I love seeing new learning spaces… I love open floor plans and furniture especially designed for my feet. I love large sheets of butcher paper, colorful SHARPIES, and a never ending supply of Post-its. I also love large work surfaces and bouncy, wheely-chairs.

If you were to design a learning space for me I would love all the above yet to be perfectly honest a comfy couch with seating for my feet (or a bed) is really all I need…Leave the rest of the space as space to be turned into whatever it needs to be turned in as the day progresses.

As I scroll through my twitter feed, I come across so many great spaces for “learning.” Yet, I have to wonder… were these spaces truly designed for students (YOUNG & Teenagery) or really for the adults running the buildings with their eye on the front door waiting for visitors & cameras? Where can you see kids in these new designs & spaces besides sitting on the hard, flat surfaces?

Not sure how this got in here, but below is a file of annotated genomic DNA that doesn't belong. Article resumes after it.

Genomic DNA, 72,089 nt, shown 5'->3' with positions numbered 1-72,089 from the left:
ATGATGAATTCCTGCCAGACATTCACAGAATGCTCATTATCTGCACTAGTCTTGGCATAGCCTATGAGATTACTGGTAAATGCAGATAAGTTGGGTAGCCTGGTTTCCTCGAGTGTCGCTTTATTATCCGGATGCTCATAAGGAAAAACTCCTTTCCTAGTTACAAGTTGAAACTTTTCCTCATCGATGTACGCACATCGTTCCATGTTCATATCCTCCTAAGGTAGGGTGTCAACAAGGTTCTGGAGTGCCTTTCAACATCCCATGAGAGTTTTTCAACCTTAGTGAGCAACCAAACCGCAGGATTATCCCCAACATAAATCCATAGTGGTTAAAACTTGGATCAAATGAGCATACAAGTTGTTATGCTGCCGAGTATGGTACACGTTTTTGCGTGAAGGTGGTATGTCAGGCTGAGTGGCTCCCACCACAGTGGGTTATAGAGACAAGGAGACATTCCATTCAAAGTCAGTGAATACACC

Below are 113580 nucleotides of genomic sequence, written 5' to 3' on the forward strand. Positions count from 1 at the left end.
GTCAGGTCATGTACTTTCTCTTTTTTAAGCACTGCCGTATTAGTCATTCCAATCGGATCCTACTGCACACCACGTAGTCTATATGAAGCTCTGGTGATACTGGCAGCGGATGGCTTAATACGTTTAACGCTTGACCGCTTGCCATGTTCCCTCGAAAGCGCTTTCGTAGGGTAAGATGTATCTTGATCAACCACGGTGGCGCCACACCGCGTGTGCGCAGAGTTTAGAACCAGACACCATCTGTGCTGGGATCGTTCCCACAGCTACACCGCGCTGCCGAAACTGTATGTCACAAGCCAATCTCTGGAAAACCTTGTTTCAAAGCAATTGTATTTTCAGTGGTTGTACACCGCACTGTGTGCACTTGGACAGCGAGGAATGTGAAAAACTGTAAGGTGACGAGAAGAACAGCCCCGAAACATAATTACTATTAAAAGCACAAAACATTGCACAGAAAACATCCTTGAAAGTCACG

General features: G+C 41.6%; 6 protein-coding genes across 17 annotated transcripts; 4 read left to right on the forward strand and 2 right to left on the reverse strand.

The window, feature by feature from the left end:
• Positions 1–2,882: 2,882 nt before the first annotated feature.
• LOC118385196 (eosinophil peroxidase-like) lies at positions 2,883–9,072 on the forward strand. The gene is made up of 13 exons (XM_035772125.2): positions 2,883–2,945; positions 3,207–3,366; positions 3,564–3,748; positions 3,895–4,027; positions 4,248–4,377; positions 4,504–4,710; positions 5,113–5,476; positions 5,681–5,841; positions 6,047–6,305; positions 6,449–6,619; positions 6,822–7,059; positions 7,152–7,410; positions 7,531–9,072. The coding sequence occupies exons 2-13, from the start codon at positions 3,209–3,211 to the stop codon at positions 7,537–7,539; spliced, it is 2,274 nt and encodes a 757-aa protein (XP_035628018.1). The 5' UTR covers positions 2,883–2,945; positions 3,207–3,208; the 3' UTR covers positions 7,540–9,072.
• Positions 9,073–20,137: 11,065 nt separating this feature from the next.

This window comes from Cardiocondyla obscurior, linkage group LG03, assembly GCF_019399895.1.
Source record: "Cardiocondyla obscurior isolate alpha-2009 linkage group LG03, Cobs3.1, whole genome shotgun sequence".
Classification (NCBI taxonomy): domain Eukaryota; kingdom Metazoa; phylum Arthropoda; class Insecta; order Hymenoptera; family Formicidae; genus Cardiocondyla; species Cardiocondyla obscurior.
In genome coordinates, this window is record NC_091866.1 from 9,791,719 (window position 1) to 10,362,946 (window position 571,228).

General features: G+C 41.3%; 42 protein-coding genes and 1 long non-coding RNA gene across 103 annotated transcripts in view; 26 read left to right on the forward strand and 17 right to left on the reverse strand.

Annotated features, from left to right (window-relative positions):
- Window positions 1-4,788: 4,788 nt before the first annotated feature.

Why is warmth, softness, and round edges no longer the NORM of learning spaces? Or maybe they never were and to me that is the problem.  I am a 1980-1990s school kid with green walls, chair, brown desk, laminate tile, long hall ways, cool surroundings, 2-3 window classrooms, teacher desk at front, desks in rows, 45-50 min periods, textbooks galore, Art & PE once a week, etc Maybe the warmth, softness, and round edges were experienced OUTSIDE of school... and by the looks of the the NEW school designs, that stands today as well…

There is so much more I could wonder and O’pine about on this topic but for now… It would be awesome if learning spaces were designed through an “authentic” design thinking approach and the needs of the students mattered all the way to when the $$ is solicited for, plans are drawn up, furniture is purchased, & the doors opened for the cameras to snap their photos…